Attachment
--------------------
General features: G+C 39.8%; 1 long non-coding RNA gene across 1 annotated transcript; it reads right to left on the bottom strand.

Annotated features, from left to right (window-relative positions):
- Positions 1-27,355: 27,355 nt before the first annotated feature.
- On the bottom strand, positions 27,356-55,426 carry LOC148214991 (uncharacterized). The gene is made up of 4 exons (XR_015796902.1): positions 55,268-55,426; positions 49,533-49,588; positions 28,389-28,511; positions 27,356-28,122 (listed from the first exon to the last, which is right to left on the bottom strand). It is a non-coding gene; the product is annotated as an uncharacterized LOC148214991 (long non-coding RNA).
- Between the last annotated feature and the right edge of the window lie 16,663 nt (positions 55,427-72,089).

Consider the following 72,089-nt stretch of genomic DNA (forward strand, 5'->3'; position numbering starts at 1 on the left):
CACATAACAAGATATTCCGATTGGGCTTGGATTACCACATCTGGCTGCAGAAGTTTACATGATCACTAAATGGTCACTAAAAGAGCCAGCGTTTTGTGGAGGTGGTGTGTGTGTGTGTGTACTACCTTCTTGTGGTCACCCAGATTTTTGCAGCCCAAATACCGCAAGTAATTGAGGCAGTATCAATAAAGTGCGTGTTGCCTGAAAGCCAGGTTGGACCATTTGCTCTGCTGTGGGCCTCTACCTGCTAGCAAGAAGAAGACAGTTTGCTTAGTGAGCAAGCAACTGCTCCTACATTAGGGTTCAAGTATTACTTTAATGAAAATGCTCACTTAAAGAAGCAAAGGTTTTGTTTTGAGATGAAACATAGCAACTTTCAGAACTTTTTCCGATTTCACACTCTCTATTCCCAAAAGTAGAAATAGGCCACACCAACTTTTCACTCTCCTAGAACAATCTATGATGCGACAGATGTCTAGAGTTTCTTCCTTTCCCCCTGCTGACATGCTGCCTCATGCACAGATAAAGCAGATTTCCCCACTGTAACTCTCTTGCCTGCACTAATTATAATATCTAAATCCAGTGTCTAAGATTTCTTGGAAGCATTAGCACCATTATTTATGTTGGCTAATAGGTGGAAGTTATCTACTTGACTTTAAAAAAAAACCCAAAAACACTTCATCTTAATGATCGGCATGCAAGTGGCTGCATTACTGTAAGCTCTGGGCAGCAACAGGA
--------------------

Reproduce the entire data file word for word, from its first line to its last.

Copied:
General features: G+C 39.8%; 1 long non-coding RNA gene across 1 annotated transcript; it reads right to left on the bottom strand.

Annotated features, from left to right (window-relative positions):
- Positions 1-27,355: 27,355 nt before the first annotated feature.
- On the bottom strand, positions 27,356-55,426 carry LOC148214991 (uncharacterized). The gene is made up of 4 exons (XR_015796902.1): positions 55,268-55,426; positions 49,533-49,588; positions 28,389-28,511; positions 27,356-28,122 (listed from the first exon to the last, which is right to left on the bottom strand). It is a non-coding gene; the product is annotated as an uncharacterized LOC148214991 (long non-coding RNA).
- Between the last annotated feature and the right edge of the window lie 16,663 nt (positions 55,427-72,089).

Consider the following 72,089-nt stretch of genomic DNA (forward strand, 5'->3'; position numbering starts at 1 on the left):
CACATAACAAGATATTCCGATTGGGCTTGGATTACCACATCTGGCTGCAGAAGTTTACATGATCACTAAATGGTCACTAAAAGAGCCAGCGTTTTGTGGAGGTGGTGTGTGTGTGTGTGTACTACCTTCTTGTGGTCACCCAGATTTTTGCAGCCCAAATACCGCAAGTAATTGAGGCAGTATCAATAAAGTGCGTGTTGCCTGAAAGCCAGGTTGGACCATTTGCTCTGCTGTGGGCCTCTACCTGCTAGCAAGAAGAAGACAGTTTGCTTAGTGAGCAAGCAACTGCTCCTACATTAGGGTTCAAGTATTACTTTAATGAAAATGCTCACTTAAAGAAGCAAAGGTTTTGTTTTGAGATGAAACATAGCAACTTTCAGAACTTTTTCCGATTTCACACTCTCTATTCCCAAAAGTAGAAATAGGCCACACCAACTTTTCACTCTCCTAGAACAATCTATGATGCGACAGATGTCTAGAGTTTCTTCCTTTCCCCCTGCTGACATGCTGCCTCATGCACAGATAAAGCAGATTTCCCCACTGTAACTCTCTTGCCTGCACTAATTATAATATCTAAATCCAGTGTCTAAGATTTCTTGGAAGCATTAGCACCATTATTTATGTTGGCTAATAGGTGGAAGTTATCTACTTGACTTTAAAAAAAAACCCAAAAACACTTCATCTTAATGATCGGCATGCAAGTGGCTGCATTACTGTAAGCTCTGGGCAGCAACAGGA